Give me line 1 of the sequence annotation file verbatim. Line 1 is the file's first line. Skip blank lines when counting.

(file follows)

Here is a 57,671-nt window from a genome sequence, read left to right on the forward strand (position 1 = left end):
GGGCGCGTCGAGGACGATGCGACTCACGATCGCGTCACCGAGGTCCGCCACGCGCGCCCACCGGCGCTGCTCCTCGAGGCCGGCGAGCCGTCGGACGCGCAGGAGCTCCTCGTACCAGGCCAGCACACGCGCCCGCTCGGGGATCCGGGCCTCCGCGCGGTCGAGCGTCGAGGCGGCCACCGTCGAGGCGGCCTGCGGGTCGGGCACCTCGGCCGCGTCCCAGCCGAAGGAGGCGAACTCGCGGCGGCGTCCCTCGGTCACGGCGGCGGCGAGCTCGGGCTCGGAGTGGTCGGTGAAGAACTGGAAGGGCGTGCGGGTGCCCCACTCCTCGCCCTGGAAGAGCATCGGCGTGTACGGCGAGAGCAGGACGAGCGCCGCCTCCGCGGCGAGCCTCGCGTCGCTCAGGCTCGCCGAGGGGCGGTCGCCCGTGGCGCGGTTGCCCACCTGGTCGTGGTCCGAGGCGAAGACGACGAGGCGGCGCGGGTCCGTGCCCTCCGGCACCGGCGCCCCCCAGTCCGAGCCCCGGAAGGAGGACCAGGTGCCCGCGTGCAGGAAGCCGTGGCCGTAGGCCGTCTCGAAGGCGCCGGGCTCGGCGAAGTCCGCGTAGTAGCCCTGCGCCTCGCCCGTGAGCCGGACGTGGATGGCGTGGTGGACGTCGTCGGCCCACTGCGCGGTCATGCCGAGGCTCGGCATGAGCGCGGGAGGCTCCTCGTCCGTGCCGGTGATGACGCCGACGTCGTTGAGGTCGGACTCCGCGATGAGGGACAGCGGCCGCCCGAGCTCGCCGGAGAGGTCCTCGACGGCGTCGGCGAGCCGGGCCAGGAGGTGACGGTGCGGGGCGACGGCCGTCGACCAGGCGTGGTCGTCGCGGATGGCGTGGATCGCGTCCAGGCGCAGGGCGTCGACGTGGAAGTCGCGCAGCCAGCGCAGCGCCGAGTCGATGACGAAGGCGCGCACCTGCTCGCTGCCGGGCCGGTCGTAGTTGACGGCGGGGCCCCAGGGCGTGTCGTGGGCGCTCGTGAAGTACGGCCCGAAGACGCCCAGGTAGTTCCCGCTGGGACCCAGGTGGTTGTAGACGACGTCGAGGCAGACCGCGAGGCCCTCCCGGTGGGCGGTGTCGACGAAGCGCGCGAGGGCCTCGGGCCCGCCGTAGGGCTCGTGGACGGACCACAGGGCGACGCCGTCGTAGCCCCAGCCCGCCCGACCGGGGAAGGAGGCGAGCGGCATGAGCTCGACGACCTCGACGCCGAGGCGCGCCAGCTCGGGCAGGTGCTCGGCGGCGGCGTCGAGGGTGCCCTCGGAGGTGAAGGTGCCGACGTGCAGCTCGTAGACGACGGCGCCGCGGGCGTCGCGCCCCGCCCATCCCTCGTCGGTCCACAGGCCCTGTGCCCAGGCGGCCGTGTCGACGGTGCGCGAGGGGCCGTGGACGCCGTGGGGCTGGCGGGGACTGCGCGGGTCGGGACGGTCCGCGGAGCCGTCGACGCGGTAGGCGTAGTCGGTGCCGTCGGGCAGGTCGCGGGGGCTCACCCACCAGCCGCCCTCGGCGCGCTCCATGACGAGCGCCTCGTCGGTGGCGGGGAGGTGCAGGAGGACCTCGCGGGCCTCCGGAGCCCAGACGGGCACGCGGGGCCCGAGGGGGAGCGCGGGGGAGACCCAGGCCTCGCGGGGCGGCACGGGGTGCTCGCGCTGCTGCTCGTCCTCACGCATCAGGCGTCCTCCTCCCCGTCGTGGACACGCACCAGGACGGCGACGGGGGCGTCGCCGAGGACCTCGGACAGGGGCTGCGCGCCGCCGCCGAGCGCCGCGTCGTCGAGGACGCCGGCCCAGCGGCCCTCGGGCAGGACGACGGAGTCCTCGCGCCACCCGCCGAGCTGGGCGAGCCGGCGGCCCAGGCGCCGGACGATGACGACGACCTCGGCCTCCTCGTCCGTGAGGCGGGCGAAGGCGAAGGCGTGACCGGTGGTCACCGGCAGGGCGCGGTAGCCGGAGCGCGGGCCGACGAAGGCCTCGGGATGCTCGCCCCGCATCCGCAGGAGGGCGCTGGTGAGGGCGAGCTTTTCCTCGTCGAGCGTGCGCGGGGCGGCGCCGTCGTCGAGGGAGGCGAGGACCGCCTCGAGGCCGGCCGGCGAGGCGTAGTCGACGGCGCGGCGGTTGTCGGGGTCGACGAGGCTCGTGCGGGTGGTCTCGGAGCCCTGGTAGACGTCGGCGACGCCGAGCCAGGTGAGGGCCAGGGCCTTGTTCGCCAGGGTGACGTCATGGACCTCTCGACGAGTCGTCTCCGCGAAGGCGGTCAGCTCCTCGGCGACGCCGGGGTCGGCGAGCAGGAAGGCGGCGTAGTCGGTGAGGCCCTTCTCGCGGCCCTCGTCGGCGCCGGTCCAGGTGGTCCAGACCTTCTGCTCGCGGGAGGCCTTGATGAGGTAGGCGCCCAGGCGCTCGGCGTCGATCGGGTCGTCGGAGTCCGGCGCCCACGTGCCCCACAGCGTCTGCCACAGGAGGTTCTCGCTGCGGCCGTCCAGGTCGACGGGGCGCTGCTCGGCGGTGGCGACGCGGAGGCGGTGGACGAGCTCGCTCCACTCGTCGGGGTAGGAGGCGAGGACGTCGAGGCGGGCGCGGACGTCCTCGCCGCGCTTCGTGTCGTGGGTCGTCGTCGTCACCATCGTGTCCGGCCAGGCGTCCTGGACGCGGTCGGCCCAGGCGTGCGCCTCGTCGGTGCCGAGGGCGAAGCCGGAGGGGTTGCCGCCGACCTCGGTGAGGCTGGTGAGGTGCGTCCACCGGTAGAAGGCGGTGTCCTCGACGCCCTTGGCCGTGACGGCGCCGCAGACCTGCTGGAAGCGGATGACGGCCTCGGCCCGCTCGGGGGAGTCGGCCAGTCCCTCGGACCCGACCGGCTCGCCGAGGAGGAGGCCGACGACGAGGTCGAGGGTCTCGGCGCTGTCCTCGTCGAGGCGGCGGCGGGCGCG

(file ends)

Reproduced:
Here is a 57,671-nt window from a genome sequence, read left to right on the forward strand (position 1 = left end):